Soo Locks Tour 15

Jan even had a moose sighting, so she was happy.

Soo Locks Tour 16

By the time we got back to the dock and in our car, it was almost 5pm so we headed out to Applebee’s for dinner.

Not sure what we’ll do tomorrow. We might have some thunderstorms rolling in so we’ll have to wait and see.

Cherokee Landing Thousand Trails

July 21, 2015

A Dog and His Boy . . .

Jan and I are really enjoying our days here in the woods. After being on the go almost constantly for the last two weeks since we left Cottonwood and the Verde Valley Thousand Trails, it’s nice to just do nothing for a while. Of course that will only work for so long with me, so I’m already putting together a list of projects I want to try to get to, and also some of the parts I’ll need.

About 2:30. the Ranger came by to tell us that they’re shutting down one of the bathhouses until the weekend so they can repaint. I would have asked him about these ‘phony’ 50 amp hookups here, and if we could possibly move to a real 50 amp site, but earlier Jan had told me that she’d rather stay here and tough it out than to pack up and move.

So here we stay.

Today was a good bit cooler with the high only getting up to about 93. and tomorrow’s only supposed to get to 89 degrees. Later in the afternoon we did get some rain, and it’s the same forecast for tomorrow.

But then it’s supposed to be back in the high 90’s the rest of the week.

Our daughter Brandi sent over this photo of Landon and Kitty, entitled A Boy and His Dog.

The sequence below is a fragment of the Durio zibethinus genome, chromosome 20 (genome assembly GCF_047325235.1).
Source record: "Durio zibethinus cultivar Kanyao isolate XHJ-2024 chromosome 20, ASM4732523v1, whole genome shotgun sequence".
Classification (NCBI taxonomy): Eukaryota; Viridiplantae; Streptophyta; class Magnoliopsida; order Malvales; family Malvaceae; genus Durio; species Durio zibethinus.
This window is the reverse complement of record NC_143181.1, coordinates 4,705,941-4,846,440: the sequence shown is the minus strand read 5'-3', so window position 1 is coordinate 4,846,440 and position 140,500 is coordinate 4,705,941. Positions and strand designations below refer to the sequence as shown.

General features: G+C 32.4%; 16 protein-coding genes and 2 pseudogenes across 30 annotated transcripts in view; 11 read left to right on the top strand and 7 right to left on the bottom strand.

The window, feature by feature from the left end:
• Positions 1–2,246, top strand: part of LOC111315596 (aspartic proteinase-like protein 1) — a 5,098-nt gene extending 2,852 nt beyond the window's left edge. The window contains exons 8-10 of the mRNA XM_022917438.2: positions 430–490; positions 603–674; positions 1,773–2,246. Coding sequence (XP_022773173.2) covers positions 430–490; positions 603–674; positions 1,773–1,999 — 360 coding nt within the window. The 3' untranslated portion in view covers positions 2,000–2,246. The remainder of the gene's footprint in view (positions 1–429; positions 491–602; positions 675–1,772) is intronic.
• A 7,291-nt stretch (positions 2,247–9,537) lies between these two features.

A Dog and His Boy

But I think it should really be called A Dog and His Boy, since I think Kitty thinks that Landon belongs to her rather than the other way around. I know when we first visited Landon at home after he’d been born, Kitty would not let us, or anyone for that matter, near Landon until Brandi or Lowell told Kitty we were OK. Otherwise she would use her 130 pound body to block us, pushing us away.

Now they’re more like brother and sister, fighting over toys, pushing each other off the sofa, and chasing around the house.

Of course they’ve been together for a long time.

Landon and Kitty 2

Colorado River Thousand Trails

July 21, 2016

There’s Always One Left Over . . .

Either that, or I have a screw loose.

I was up on the roof by about 9am this morning, a little later than I had hoped, but it was still only 76 degrees out, so not bad.

Rig AC Coil

You can see how dirty the coil is before I started.

After I got both the cover and the sheet metal off, I first taped over the hole that drops down into the bedroom with Gorilla Tape.

AC Coil Cleaning 1

Then I used a legal-size clipboard to cover over that to provide a firm base.

AC Coil Cleaning 2

After that I used more Gorilla Tape to seal that off.

Next came a garbage bag and more Gorilla Tape to top it all and make it as waterproof as possible.

AC Coil Cleaning 3

Now I  sprayed the coil with 409, let it soak for a while, and then sprayed it again.

Then using a soft brush I started brushing upwards, pulling as much gunk as possible out the top of the coil.

Then I used my hose spray nozzle to flush as much stuff out as I could.

Then I started by over with the 409 soak/spray nozzle until I could see daylight through the coil itself.

Finally I was ready to start putting the sheet metal coli enclosure back together. It’s important to get this done right and tightly sealed so the unit is not is not pulling in hot outside air along with the cooler air that is being recirculated through the coach.